Irresistible force

They’re going streaking.

They’re going streaking.

Rated 3.0

Two years ago, J.J. Abrams gave us Star Wars: The Force Awakens, and it was the best Star Wars movie since The Empire Strikes Back in 1980. Now, writing and directing duties have passed to the relatively inexperienced Rian Johnson. The result is Star Wars: The Last Jedi, and it’s … well, the best Star Wars movie since Rogue One.

Not that it isn’t plenty good enough. At just over two and a half hours, it’s the longest movie in the franchise by a pretty good stretch, but to the series faithful, that’s not a bug. It’s a feature. Still, Johnson’s movie leaves us sated, while The Force Awakens left us hungry for more.

The story opens moments after the end of the previous episode. The mysteriously Force-sensitive Rey (Daisy Ridley) has found the reclusive Luke Skywalker (Mark Hamill) and handed him his old lightsaber. In one of Johnson’s touches of nifty humor, Luke gazes at the saber for a moment, then chucks it over his shoulder and storms off, barking at Rey to get lost. He’s not to be easily drawn back to the fight against the Dark Side and his nephew Ben Solo, aka Kylo Ren (Adam Driver).

Meanwhile, back at the rebel fleet, General Leia Organa (the late Carrie Fisher) tries to make an orderly retreat from First Order forces (the First Order being the successor to the fallen Galactic Empire and ruled by Supreme Leader Snoke, played by mo-cap king Andy Serkis). The retreat turns into a rout, though hotshot flyboy Poe Dameron (Oscar Isaac), disobeying orders, pulls off the destruction of the First Order’s flagship at the cost of the Resistance’s entire fleet of bombers. This puts him in the doghouse with Gen. Organa and her second in command, Vice Admiral Holdo (Laura Dern), as the decimated Resistance flees through hyperspace.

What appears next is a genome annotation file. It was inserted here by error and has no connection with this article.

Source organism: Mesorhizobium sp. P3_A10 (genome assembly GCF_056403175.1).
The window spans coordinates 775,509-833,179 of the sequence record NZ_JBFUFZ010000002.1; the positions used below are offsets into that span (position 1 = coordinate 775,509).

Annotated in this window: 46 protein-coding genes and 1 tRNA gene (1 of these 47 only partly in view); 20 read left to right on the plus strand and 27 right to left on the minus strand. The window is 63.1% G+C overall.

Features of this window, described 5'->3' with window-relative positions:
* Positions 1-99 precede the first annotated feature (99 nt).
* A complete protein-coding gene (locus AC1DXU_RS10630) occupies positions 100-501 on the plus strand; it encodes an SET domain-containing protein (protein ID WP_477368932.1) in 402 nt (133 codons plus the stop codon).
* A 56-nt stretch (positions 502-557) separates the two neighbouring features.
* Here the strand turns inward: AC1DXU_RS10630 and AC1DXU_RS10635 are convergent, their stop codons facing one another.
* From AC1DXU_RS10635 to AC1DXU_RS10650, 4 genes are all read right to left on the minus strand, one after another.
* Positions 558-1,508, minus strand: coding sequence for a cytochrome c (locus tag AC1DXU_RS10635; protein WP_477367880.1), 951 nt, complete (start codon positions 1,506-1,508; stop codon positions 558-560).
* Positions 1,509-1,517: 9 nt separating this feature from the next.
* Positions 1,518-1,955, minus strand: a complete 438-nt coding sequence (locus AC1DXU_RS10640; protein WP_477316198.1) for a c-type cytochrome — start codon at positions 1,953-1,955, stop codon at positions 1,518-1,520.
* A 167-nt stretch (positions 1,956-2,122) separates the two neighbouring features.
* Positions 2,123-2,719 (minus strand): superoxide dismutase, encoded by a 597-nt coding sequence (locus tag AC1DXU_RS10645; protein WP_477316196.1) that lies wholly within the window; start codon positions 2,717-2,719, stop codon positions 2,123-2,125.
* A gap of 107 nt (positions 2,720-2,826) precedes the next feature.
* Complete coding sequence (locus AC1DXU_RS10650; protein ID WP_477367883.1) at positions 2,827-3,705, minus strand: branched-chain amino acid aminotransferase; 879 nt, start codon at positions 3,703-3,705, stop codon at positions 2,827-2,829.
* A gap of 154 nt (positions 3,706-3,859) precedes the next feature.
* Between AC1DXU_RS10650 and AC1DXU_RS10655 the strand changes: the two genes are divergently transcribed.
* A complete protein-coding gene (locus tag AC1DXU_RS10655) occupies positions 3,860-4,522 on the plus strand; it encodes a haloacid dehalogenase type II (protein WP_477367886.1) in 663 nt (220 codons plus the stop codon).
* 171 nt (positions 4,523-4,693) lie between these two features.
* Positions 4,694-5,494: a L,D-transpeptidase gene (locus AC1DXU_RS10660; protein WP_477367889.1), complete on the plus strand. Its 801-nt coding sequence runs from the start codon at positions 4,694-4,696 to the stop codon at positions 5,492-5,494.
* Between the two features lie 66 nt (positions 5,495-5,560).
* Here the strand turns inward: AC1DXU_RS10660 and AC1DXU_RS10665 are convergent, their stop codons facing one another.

Have I left anyone out? Oh yes, there’s the Storm Trooper-turned-rebel Finn (John Boyega), recovered from his injuries and teaming up with technician Rose Tico (Kelly Marie Tran) to disarm the device that allows the First Order to track the rebels through hyperspace. This sends them to a decadent Vegas-style planet in search of the galaxy’s greatest system hacker, but they have to settle for a squalid little safecracker named DJ (Benicio Del Toro).

The Last Jedi may only be half a barrel of fun, but the barrel is so huge that even half-full there’s plenty of fun to be had. Johnson’s script would have profited by the judicious tightening Kasdan and Abrams have always excelled at, which might have made it less top-heavy with climaxes in the last act. And for all its pleasures, the movie never quite captures the gee-whiz thrill Abrams injected into The Force Awakens, reminding us why Star Wars was such rollicking fun in the first place.

But we shouldn’t be too hard on Johnson. George Lucas himself was never able to recreate that thrill, and he had three chances.